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Aspen Times Weekly: The Book of Shanken

UNDER THE INFLUENCE

1973 Stag’s Leap Wine Cellars Cabernet Sauvignon S.L.V.

In 1976, the year of the founding of Wine Spectator, a blind tasting was conducted in Paris of the great California and French Bordeaux style wines. This Stag’s Leap Wine Cellars Cabernet, to the amazement of all in attendance, took the top spot in what became known as the Judgment of Paris. I have never tasted this wine, but I came across these notes from someone named javachip on a Wine Spectator forum. I hope they don’t mind my sharing.

“Top shoulder fill. Decanted gently and served immediately. Hazy blood-ruby color. Notes of tart red berries, cedar, leather and iron filings. Beautifully balanced, mellow, seamless, medium body, lingering finish. The winner of the famous 1976 Paris Tasting, still going strong at age 39.”

I remember, long ago, standing beside a crush pad during an early October harvest with a winery owner. As we watched a truck being emptied of its freshly picked clusters of grapes he said, with an odd combination of hope and resignation, “Let’s hope they’re good enough for

the Spectator.”

Whether left unspoken or said out loud that optimism, tempered by trepidation, is a familiar feeling to winemakers throughout the globe. A 90-point plus rating from Wine Spectator can make a vintage for many wineries. And one in the 80s can break it. Such is the power of

the press.

The Nov. 15 issue of Wine Spectator (on newsstands Oct. 18) commemorates the 40th anniversary of a publication that is to wine what Sports Illustrated is to fun and games and Rolling Stone is to rock ‘n’ roll. Since the publication of the first issue April 1, 1976, it has chronicled and arguably shaped the growth of an industry. This year, 40 years after Wine Spectator’s founding, the United States weighs in as the No. 1 wine market on earth.

Under the auspices of Marvin Shanken, and a part of the M. Shanken Communications empire, Wine Spectator has evolved to play myriad roles.

It is an arbiter of taste, literally, as it rates wines from around the world. It is a travel, life style and dining resource for well-heeled wine trekkers who long to find the next great place. It is the publication of record for documenting the comings and goings of key players in wine. And it also is a place for regular columnists such as Matt Kramer and James Laube, who have created devoted followings, to muse about all things wine.

But perhaps most importantly, it is an unapologetic promoter and cheerleader for an industry that has grown exponentially over the past four decades.

HUMBLE BEGINNINGS

Back in April 1976 you could drive down Highway 29 in Napa Valley on a Saturday afternoon, slow to take a photo of the vineyards with your iPhone — um scratch that — with your Polaroid Pronto!, and there wouldn’t be anyone behind you to honk. Robert Parker was still practicing law two years before he took the plunge to start The Wine Advocate and his ubiquitous 100-point system. And the myth that only the French could produce fine wines would not be challenged until the “Judgment of Paris” wine competition took place three months later.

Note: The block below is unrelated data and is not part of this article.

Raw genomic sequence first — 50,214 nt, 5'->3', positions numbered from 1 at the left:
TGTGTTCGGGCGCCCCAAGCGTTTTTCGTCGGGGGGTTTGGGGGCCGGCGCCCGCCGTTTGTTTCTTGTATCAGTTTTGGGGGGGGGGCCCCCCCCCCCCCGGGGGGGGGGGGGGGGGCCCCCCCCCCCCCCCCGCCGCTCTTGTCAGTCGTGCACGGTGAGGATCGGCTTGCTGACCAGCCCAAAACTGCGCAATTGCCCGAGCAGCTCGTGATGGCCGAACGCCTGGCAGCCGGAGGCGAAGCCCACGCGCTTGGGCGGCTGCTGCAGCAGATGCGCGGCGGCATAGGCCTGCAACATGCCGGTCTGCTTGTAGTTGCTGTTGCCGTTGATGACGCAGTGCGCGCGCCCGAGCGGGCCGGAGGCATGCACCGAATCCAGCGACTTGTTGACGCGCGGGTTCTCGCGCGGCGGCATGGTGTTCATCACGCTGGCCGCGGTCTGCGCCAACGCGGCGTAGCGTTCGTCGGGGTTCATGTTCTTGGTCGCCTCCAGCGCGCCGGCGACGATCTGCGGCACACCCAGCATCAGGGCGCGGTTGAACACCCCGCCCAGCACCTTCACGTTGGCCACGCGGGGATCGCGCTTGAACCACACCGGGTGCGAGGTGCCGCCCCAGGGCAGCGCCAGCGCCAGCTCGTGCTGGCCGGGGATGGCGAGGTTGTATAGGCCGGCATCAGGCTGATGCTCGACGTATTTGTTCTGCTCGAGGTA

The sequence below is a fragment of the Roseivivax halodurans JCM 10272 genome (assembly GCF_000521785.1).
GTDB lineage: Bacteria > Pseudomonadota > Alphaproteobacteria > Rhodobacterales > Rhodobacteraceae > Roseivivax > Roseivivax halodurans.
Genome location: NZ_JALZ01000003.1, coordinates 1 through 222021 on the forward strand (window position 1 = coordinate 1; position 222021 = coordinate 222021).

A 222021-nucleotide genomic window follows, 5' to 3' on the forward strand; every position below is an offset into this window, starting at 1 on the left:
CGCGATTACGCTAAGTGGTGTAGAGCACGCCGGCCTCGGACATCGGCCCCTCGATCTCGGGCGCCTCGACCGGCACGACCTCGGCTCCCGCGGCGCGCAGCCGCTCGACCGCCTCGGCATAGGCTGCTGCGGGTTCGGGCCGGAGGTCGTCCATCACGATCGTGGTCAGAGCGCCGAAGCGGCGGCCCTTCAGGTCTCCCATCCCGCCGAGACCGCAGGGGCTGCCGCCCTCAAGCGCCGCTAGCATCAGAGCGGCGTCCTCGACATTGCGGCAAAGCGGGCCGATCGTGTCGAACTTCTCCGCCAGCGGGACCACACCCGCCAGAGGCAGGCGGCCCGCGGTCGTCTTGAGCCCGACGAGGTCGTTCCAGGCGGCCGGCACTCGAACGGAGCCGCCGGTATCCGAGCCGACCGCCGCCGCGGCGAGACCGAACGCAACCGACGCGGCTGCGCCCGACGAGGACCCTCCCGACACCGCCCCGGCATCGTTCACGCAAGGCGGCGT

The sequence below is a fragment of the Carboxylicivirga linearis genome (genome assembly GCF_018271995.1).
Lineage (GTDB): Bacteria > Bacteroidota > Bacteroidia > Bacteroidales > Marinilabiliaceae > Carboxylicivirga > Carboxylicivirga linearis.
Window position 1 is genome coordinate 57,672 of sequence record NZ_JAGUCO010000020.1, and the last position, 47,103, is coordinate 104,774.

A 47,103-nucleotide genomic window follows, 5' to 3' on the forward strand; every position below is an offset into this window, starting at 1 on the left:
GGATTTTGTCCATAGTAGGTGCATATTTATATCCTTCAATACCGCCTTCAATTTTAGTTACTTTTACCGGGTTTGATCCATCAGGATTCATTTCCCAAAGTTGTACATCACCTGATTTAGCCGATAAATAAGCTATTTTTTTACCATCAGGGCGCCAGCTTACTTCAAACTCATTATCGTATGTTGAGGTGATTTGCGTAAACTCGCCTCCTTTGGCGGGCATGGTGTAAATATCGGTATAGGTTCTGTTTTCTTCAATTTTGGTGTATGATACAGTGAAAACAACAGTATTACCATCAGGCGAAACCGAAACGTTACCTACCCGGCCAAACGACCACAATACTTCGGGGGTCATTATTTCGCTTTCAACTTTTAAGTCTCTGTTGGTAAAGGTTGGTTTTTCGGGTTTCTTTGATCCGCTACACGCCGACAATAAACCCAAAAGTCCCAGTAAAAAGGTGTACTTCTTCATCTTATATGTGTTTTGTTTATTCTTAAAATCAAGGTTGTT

It was against this landscape that Bob Morrissey, an enterprising wine columnist for what was at the time the San Diego Evening Standard, determined that a publication focused on the then nascent California wine industry just might find a market. His inaugural issue was a 12-page tabloid newspaper that he, along with his wife Mary Jane, distributed by hand. Morrissey’s Wine Spectator soon found a small but passionate readership with a circulation of around 5,000.

Like so many ideas that are ahead of their times, Morrissey soon became overwhelmed by the financial commitment needed to continue publication. So he called Shanken, then a fledgling New York City based publisher of wine and spirits business newsletters. Shanken was a part of the aforementioned passionate following and he flew to San Diego to try to help Morrissey with his conundrum, but the burden was just too great. “If you don’t buy it, I’ll fold it,” Morrissey told Shanken in 1979 and so, with a choice of losing it for good or buying it, Shanken took ownership for an investment of just $40,000.

THE SHANKEN EFFECT

Sensing a change in the lifestyles of wine lovers and seeing a demographic that could provide advertiser value, Shanken spent the next decades reformulating Morrissey’s original vision. He moved offices to San Francisco, expanded the focus to include the entirety of the wine world, continually redesigned the publication to make it more digestible for consumers, and instituted the aforementioned 100-point wine rating scale.

Less than 10 years later Wine Spectator’s circulation ballooned to more than 75,000 and the magazine had become an important player. Both for the industry and for Shanken. Now based in New York City, circulation exceeds 400,000 and total readership is 3.5 million. There are sister publications including consumer magazines Cigar Aficionado, and the Whisky Advocate, as well as trade publications, in both print and digital editions including Market Watch, Shanken News Daily and Shanken’s Impact Newsletter. And then there are the Wine Experience events that bring wine and whisky lovers together with makers, generating millions in additional revenue.

Wine has been very good for Marvin Shanken. But there is little question that Marvin Shanken also has been very good for wine.

Happy Anniversary, Wine Spectator.

Kelly J. Hayes lives in the soon-to-be-designated appellation of Old Snowmass with his wife, Linda, and black Lab named Vino. He can be reached at malibukj@aol.com.